POSTED WITH PERMISSION:
When it comes to talking about bodies, I’ve found that language is challenging and nuanced.
As someone living with a chronic illness, the line between disabled and non-disabled is not always clear. I’ve struggled with how to identify and describe myself, and it’s changed over time.
When I first became disabled, I absolutely did not use disability language because it did not seem appropriate, even though I was on life-sustaining therapy. I assumed “disabled” referred only to specific disabilities, not illness, or any kind of cultural or political identity.
I was worried I wasn’t “disabled enough.”
Trying to navigate jobs, school, friendships and communities as someone who has a chronic illness is not easy. We tend to think of disability as a static, unchanging, binary category, but to me it just isn’t.
My disability, and the way the external world treats it (and me) is dynamic. It’s ever-transforming and in movement on a spectrum of wellness far more subtle than “disabled” vs. “non-disabled.”
A Disabling World
My experiences of ableism, and the stigma around illness and disability, have taught me that trying to express the challenges of chronically ill life is sometimes as complex as the actual medical challenges themselves.
My body is not a problem. The way the world treats and defines me and my disability, and the ridiculously expensive medical bills, are the actively disabling parts of my disease. I experience ableism that disables me which is why I now claim the word “disabled.”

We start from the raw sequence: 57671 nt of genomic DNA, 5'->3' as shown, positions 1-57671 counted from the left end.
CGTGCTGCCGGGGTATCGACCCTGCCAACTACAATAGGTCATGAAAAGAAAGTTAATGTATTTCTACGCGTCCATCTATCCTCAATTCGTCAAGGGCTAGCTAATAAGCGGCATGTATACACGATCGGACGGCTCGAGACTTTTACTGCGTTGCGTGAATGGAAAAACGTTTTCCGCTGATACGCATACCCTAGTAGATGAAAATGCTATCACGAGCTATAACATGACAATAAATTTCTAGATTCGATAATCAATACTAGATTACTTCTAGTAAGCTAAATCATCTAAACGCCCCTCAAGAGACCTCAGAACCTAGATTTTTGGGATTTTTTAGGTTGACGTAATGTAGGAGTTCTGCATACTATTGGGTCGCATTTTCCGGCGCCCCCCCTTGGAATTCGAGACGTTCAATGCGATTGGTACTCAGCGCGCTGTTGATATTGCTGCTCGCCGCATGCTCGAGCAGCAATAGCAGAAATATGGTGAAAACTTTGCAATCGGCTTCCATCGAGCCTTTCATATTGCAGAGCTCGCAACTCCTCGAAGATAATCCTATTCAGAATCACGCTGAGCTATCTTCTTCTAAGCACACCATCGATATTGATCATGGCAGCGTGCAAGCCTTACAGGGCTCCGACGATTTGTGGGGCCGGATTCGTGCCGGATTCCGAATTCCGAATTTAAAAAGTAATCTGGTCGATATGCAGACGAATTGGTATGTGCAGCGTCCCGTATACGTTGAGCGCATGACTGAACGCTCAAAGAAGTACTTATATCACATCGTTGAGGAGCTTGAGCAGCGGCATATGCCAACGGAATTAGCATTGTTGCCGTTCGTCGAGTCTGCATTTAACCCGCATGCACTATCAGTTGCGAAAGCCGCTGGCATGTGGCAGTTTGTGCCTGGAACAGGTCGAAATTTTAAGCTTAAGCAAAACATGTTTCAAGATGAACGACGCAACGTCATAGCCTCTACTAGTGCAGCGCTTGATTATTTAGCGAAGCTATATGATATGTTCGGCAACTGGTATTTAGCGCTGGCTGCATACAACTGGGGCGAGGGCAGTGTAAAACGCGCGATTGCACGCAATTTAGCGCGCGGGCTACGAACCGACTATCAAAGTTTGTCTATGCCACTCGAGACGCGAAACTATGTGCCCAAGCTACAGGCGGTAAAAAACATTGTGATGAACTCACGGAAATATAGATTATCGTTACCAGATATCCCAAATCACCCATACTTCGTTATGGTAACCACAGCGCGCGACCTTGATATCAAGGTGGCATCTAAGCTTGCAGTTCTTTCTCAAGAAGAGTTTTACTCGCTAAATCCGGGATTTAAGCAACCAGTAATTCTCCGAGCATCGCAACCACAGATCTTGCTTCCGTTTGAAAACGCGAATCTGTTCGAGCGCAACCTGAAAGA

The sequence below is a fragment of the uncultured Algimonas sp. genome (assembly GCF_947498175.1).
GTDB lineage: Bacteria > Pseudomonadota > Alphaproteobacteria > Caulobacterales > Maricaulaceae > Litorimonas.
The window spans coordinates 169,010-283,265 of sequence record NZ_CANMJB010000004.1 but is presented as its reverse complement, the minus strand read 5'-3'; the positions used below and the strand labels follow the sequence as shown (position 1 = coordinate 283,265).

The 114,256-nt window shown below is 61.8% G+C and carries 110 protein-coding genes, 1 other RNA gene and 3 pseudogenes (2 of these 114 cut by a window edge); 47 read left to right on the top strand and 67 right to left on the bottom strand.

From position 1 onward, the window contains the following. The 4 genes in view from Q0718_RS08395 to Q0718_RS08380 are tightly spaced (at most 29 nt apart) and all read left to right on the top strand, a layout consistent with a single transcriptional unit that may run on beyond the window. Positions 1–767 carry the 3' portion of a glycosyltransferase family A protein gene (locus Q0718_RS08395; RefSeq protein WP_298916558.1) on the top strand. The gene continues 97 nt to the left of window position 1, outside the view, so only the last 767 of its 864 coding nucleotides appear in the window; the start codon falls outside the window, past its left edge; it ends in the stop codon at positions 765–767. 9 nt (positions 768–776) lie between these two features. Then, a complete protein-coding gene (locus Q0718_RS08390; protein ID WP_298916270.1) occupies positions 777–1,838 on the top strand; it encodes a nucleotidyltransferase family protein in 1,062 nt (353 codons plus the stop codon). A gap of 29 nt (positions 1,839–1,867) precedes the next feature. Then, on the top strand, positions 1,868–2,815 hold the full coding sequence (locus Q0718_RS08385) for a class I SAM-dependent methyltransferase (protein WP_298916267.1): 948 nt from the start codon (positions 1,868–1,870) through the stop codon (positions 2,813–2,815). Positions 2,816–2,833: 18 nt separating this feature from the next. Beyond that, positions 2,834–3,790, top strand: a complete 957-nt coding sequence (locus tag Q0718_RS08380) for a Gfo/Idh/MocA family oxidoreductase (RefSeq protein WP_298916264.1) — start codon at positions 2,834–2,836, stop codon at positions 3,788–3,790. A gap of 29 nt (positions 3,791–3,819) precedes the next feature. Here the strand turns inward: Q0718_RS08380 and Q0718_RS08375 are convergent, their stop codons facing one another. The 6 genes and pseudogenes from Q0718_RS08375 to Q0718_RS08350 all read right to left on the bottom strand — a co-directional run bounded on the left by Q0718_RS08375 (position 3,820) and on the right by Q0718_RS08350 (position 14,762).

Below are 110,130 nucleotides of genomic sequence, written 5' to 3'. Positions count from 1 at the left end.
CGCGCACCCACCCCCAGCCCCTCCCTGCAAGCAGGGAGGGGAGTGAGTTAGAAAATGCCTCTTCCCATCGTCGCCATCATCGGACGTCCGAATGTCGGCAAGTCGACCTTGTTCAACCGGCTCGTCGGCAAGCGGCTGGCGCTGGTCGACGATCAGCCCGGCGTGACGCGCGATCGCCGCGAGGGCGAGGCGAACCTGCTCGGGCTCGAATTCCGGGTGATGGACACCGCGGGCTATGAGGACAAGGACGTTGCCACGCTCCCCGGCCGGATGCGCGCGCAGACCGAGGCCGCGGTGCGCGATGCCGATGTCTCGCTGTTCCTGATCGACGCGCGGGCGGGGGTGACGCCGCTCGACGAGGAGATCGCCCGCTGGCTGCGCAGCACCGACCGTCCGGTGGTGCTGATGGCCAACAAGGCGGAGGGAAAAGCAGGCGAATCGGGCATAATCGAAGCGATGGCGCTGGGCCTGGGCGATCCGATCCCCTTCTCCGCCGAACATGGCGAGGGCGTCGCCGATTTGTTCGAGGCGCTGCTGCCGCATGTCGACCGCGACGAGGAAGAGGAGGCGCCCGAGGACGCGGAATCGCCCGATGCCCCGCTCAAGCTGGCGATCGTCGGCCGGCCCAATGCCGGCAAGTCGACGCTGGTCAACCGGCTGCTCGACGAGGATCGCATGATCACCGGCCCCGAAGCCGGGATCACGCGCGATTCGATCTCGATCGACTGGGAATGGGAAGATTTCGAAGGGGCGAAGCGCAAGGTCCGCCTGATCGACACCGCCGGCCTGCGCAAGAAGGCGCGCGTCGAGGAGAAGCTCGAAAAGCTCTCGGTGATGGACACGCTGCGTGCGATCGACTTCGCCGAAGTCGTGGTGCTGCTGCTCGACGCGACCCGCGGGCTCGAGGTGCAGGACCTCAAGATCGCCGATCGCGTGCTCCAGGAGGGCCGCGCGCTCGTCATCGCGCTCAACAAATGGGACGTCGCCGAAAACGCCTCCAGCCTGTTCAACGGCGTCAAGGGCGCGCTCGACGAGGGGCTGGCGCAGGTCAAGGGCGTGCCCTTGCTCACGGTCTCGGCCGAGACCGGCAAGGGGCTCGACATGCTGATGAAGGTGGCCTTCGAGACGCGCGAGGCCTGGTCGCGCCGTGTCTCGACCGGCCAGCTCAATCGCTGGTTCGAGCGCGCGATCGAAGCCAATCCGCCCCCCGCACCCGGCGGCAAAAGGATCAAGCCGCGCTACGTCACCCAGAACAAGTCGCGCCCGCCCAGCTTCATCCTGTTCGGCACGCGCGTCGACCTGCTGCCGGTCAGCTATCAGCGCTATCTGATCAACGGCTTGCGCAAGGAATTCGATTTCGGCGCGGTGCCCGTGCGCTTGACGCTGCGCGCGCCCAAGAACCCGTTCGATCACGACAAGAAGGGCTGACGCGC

One of the terms I use for myself is “spoonie.” For lots of us spoonies, disability is interwoven into our lives. Spoon theory (coined by Christine Miserandino) is a less binary way of understanding disability.
It’s a shorthand way to say I’m having a bad day or need extra support, without having to medically explain.
If I’m drained, I’m low spoons. I can say, “sorry, out of spoons” or “my spoons are low, so I’ll be leaving early” to help navigate my access needs and quickly explain my wellness/energy levels. I’ve noticed even non-disabled people who have low capacity for other explanations can identify with and easily understand this language.
Are Our Needs “Special”?
I see a lot of people use terms like “special needs” or “special abilities.” In my opinion, these expressions add a layer of confusion.
My pancreas doesn’t work. It means that one of my regular needs is to inject insulin–that’s just a part of my norm. It’s not “special.”
When we frame needs as special, it makes it seem exceptional to require different needs from other bodies, even though all bodies are unique and require different supports.
Disability is a normal part of life, but ableism has undermined that normality.
Finding Your Unique Identity
There is a lot of debate about person-first (person with a disability) vs. identity first (disabled person) language.
One part of the debate is how ableism teaches us to be ashamed of disability. I’ve spent a lot of time unpacking this and unlearning that shame.